There are many things to be said about Obama's choice of Rick Warren to provoke, er, invoke, er, deliver the invocation at his inauguration. Sarah Posner says some of them in the Nation:
There was no doubt that Obama, like every president before him, would pick a Christian minister to perform this sacred duty. But Obama had thousands of clergy to choose from, and the choice of Warren is not only a slap in the face to progressive ministers toiling on the front lines of advocacy and service but a bow to the continuing influence of the religious right in American politics. Warren vocally opposes gay marriage, does not believe in evolution, has compared abortion to the Holocaust and backed the assassination of Iranian President Mahmoud Ahmadinejad.
And. The hits. Just keep on! Coming!
J-Mom (aka J-Mom, PhD aka Dr. J-Mom aka Prof. J-Mom) had this excellent hypothesis: since Obama is enjoined from saying too much about the Blagojevich scandal (hey-oh! did I spell that right on my first try?) and people keep trying to hang it around O's neck somehow, despite much proof of anything substantive to hang, he used his political savvy and determined that starting a tempest in a teapot was a wise way to go. Something to distract people from a circumstance beyond his control about which he can do little, by giving them something else to get outraged at. Now, to be sure, I am among the camp that thinks his choice of Warren is substantively bad and an affront to gays and those who support equal rights for humans of all flavors regardless of what other consenting adult they wish to marry, but strategically, it is a tempest in a teapot. That is, it sends a signal that is worrying, but if it really were a "wag the dog" type move, it would be in the knowledge that while this may cause discomfort, he can win back those he loses on the Left through actual substantive action later on. Which is absolutely true -- this is affronting, but if he follows with actively promoting gay rights when his administration actually starts, well, all wouldn't be forgiven, but enough would be that this would be a wise wager on his part.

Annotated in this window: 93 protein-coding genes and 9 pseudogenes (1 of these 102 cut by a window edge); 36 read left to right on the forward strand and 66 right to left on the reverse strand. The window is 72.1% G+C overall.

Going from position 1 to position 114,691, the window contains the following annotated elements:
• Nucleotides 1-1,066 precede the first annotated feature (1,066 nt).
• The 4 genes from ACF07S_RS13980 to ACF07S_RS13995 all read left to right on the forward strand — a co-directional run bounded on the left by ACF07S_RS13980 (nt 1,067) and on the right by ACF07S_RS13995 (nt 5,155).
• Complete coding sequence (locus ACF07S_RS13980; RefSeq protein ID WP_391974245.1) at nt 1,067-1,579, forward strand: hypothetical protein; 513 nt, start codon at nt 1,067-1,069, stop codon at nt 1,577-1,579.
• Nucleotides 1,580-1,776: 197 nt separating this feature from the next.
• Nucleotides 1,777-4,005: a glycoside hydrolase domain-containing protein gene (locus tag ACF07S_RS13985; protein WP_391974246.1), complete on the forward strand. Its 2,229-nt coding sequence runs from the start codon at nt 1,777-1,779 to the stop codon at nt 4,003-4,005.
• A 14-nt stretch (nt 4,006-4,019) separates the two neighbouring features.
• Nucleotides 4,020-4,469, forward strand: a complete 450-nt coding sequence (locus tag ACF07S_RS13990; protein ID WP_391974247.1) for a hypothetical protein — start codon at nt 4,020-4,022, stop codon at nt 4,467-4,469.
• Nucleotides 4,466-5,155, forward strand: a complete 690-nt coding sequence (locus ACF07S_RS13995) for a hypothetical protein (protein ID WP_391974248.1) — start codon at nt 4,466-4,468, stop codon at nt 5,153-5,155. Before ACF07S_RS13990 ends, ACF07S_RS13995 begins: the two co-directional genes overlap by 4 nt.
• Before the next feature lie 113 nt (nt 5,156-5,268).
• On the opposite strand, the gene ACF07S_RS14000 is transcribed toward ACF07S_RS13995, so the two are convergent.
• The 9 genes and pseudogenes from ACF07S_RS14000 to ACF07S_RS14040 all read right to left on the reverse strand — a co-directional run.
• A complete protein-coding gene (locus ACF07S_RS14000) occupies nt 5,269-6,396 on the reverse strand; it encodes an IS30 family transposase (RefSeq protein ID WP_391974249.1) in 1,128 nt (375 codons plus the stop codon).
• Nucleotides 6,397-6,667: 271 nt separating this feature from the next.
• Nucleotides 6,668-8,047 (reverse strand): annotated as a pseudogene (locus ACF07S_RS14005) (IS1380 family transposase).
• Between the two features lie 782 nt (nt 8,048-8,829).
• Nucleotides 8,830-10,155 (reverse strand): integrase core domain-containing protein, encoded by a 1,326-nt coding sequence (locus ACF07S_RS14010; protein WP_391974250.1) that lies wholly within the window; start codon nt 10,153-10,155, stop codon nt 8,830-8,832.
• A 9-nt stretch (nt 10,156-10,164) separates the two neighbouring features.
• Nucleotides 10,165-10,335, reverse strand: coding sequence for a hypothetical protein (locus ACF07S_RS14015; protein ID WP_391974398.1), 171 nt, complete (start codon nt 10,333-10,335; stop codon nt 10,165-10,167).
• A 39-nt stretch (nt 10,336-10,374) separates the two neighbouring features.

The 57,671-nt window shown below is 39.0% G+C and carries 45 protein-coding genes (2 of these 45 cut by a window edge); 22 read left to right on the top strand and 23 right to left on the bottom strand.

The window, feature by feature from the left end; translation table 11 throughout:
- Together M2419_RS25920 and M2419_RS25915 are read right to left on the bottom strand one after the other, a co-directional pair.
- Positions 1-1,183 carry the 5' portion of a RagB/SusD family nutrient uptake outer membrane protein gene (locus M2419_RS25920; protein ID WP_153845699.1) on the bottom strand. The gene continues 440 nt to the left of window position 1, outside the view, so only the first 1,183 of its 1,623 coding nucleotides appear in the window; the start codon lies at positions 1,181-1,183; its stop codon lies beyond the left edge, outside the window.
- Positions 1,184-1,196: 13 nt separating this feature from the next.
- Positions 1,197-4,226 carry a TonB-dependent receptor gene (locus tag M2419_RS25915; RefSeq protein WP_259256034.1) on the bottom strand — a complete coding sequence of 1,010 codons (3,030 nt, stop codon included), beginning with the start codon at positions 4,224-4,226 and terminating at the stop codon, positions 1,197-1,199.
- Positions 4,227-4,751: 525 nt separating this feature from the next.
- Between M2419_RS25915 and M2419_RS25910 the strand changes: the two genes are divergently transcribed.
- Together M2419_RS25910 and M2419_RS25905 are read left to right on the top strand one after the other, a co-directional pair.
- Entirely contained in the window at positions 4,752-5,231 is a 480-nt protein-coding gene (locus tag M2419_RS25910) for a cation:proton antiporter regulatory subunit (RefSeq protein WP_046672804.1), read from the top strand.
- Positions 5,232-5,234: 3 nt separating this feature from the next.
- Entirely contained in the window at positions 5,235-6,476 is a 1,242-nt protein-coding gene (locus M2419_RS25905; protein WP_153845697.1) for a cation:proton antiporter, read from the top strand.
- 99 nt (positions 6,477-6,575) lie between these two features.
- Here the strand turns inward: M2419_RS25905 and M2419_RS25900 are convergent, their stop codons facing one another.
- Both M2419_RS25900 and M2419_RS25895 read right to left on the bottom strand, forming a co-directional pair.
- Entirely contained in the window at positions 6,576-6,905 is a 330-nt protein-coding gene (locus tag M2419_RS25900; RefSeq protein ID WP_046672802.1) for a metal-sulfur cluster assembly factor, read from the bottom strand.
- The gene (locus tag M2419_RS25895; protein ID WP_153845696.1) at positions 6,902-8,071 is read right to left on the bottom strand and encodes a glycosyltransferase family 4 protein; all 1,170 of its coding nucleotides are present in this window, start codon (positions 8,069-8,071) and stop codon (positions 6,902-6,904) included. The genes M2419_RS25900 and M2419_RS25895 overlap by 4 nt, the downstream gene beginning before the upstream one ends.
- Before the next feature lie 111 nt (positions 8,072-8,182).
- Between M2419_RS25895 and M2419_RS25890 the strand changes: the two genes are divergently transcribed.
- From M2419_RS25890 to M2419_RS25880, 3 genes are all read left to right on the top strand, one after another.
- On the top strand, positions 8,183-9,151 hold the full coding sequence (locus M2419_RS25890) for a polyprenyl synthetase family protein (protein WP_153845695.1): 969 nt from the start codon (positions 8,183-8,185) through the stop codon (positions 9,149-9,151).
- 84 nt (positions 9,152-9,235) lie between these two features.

I don't know that J-Mom, Phd is correct, but I don't know that she's wrong, either. It's a fascinating hypothesis, and one practically unresolvable barring a personal admission from P-E B. H. O.